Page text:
Second Department Reverses Decision Denying Renewal Of Use Variance Absent Owner-Occupation Condition

Petitioners owned property improved with a two-family residential dwelling in the Town of Hempstead (“Town”). They applied to the Board of Appeals of the Town of Hempstead (“Board”) to renew a use variance allowing the property to be used as a two-family dwelling without the condition that the property be owner-occupied. The Board renewed the variance, but denied the portion of the application that sought to lift the accompanying condition, and instead renewed the variance on the condition that at least one apartment at the subject property must be owner-occupied at all times. Petitioners commenced a CPLR article 78 proceeding to review the determination denying the renewal without the condition. The Supreme Court denied the petition and dismissed the proceeding.

On appeal, the Court noted that the Board improperly relied upon the doctrine of res judicata to deny Petitioners’ request for renewal without the condition, a point not disputed by the parties, and that as a result, the Board did not analyze the merits of imposing an owner-occupied condition.  It further noted that “if the grounds relied upon by the agency are inadequate or improper, a reviewing court is powerless to affirm the administrative action by substituting what it considers to be a more adequate or proper basis.” Since the Board never reached the merits, the Court held that the lower court erred in analyzing the merits itself, in essence substituting its own judgment for that of the Board.  Thus, the Court reversed the lower court’s decision and remitted the matter to the Board for a determination on the merits.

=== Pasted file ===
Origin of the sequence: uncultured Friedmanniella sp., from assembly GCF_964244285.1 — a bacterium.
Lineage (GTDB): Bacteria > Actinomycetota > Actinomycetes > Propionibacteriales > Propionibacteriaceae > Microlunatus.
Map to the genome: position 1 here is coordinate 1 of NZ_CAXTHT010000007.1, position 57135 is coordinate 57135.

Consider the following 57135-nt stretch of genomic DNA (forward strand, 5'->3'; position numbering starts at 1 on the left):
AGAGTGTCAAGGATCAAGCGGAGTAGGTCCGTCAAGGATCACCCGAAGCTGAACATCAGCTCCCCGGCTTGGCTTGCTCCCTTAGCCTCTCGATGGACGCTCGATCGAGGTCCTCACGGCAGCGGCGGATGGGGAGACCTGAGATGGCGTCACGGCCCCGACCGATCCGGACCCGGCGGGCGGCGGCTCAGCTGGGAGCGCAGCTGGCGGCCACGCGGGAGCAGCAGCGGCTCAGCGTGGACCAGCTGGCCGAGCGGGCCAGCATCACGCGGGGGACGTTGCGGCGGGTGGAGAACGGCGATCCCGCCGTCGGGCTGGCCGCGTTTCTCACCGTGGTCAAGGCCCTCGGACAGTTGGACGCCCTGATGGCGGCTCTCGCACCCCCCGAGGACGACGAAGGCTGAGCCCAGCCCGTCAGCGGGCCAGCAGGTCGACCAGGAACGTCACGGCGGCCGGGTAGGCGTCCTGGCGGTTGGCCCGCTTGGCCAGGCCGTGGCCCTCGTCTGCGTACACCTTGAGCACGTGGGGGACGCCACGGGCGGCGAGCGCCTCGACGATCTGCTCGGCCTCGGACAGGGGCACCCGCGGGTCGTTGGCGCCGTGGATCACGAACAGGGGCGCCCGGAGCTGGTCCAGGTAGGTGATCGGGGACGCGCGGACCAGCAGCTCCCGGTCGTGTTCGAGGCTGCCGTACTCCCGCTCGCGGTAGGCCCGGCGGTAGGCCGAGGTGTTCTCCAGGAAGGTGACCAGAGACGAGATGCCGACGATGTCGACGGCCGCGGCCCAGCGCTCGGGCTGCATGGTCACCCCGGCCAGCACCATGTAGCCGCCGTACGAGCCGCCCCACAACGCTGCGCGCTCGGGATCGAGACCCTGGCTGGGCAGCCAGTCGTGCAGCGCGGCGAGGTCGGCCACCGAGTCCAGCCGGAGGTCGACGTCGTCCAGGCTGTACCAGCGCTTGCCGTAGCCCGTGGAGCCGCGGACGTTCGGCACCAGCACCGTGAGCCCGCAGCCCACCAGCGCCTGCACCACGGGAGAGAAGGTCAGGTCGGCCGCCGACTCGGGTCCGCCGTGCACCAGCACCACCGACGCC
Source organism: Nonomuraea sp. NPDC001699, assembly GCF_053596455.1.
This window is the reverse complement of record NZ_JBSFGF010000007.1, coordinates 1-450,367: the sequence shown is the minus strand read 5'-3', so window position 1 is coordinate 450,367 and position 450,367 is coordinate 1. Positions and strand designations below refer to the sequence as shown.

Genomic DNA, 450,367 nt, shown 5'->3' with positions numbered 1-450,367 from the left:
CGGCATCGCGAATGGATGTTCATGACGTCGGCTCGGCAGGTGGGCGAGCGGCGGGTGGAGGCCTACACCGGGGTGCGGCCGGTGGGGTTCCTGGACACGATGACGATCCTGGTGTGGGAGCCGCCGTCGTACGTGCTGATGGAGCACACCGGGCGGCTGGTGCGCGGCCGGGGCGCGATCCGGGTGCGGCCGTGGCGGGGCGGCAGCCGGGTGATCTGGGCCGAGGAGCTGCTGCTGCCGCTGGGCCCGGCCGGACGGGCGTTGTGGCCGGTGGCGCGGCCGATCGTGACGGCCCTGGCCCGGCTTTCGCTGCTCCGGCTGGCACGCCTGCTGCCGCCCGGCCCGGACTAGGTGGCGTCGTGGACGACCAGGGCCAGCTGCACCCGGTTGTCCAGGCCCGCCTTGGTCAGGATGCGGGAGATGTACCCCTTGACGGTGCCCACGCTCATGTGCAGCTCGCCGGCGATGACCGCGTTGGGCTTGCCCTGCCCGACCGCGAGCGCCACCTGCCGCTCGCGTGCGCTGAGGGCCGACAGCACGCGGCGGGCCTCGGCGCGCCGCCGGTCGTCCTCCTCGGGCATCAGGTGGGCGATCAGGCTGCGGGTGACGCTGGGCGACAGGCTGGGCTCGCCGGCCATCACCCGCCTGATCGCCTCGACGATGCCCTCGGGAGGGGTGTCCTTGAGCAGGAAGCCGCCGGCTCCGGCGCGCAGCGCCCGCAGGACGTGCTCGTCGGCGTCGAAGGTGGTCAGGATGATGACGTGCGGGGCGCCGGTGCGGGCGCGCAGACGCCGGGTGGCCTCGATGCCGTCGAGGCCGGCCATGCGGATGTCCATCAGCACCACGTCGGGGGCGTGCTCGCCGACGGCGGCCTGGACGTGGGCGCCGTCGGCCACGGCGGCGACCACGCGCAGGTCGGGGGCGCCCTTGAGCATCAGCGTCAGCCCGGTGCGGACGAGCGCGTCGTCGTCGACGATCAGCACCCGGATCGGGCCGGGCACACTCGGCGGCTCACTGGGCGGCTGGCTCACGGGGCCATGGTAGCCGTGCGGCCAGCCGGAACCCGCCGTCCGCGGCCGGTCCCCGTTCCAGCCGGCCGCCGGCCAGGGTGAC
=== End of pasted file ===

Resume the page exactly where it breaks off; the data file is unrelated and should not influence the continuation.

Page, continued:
The case was Rodriguez v Weiss, 149 A.D.3d 842 (2d Dep’t 2017).

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